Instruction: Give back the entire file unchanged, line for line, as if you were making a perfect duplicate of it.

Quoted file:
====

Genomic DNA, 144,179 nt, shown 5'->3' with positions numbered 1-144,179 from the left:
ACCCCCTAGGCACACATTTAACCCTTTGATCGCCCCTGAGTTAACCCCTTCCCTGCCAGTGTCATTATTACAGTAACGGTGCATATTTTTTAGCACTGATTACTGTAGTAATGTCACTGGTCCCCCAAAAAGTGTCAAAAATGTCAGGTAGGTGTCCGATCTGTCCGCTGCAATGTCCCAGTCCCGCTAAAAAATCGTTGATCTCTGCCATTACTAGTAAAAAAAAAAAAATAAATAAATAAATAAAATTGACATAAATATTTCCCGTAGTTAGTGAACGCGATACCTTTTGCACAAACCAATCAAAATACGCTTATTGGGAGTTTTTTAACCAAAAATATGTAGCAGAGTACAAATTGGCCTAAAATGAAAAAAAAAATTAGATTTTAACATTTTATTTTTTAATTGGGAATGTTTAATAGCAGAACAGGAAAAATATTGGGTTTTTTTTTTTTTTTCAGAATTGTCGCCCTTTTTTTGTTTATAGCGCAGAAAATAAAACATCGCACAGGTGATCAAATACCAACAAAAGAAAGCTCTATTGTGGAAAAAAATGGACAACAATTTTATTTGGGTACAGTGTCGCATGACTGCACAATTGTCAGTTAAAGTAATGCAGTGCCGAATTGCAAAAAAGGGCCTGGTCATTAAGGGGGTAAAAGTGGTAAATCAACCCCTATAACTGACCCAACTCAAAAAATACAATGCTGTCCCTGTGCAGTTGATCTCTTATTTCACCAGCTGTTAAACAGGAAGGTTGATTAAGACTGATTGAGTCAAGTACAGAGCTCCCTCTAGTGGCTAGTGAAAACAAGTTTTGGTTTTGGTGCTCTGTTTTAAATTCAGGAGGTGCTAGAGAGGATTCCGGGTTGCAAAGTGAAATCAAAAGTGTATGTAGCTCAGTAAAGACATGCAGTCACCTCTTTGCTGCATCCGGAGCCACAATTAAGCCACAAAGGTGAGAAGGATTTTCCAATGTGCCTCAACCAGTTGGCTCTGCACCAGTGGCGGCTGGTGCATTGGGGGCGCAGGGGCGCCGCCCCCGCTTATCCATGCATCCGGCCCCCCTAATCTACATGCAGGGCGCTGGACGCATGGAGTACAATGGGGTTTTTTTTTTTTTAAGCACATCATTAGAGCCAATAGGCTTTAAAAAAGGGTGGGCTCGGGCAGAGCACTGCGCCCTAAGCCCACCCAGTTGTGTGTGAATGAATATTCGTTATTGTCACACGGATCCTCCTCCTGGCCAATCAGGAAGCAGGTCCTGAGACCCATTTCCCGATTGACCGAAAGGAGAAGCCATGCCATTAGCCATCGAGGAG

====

Genomic DNA, 144,179 nt, shown 5'->3' with positions numbered 1-144,179 from the left:
ACCCCCTAGGCACACATTTAACCCTTTGATCGCCCCTGAGTTAACCCCTTCCCTGCCAGTGTCATTATTACAGTAACGGTGCATATTTTTTAGCACTGATTACTGTAGTAATGTCACTGGTCCCCCAAAAAGTGTCAAAAATGTCAGGTAGGTGTCCGATCTGTCCGCTGCAATGTCCCAGTCCCGCTAAAAAATCGTTGATCTCTGCCATTACTAGTAAAAAAAAAAAAATAAATAAATAAATAAAATTGACATAAATATTTCCCGTAGTTAGTGAACGCGATACCTTTTGCACAAACCAATCAAAATACGCTTATTGGGAGTTTTTTAACCAAAAATATGTAGCAGAGTACAAATTGGCCTAAAATGAAAAAAAAAATTAGATTTTAACATTTTATTTTTTAATTGGGAATGTTTAATAGCAGAACAGGAAAAATATTGGGTTTTTTTTTTTTTTTCAGAATTGTCGCCCTTTTTTTGTTTATAGCGCAGAAAATAAAACATCGCACAGGTGATCAAATACCAACAAAAGAAAGCTCTATTGTGGAAAAAAATGGACAACAATTTTATTTGGGTACAGTGTCGCATGACTGCACAATTGTCAGTTAAAGTAATGCAGTGCCGAATTGCAAAAAAGGGCCTGGTCATTAAGGGGGTAAAAGTGGTAAATCAACCCCTATAACTGACCCAACTCAAAAAATACAATGCTGTCCCTGTGCAGTTGATCTCTTATTTCACCAGCTGTTAAACAGGAAGGTTGATTAAGACTGATTGAGTCAAGTACAGAGCTCCCTCTAGTGGCTAGTGAAAACAAGTTTTGGTTTTGGTGCTCTGTTTTAAATTCAGGAGGTGCTAGAGAGGATTCCGGGTTGCAAAGTGAAATCAAAAGTGTATGTAGCTCAGTAAAGACATGCAGTCACCTCTTTGCTGCATCCGGAGCCACAATTAAGCCACAAAGGTGAGAAGGATTTTCCAATGTGCCTCAACCAGTTGGCTCTGCACCAGTGGCGGCTGGTGCATTGGGGGCGCAGGGGCGCCGCCCCCGCTTATCCATGCATCCGGCCCCCCTAATCTACATGCAGGGCGCTGGACGCATGGAGTACAATGGGGTTTTTTTTTTTTTAAGCACATCATTAGAGCCAATAGGCTTTAAAAAAGGGTGGGCTCGGGCAGAGCACTGCGCCCTAAGCCCACCCAGTTGTGTGTGAATGAATATTCGTTATTGTCACACGGATCCTCCTCCTGGCCAATCAGGAAGCAGGTCCTGAGACCCATTTCCCGATTGACCGAAAGGAGAAGCCATGCCATTAGCCATCGAGGAG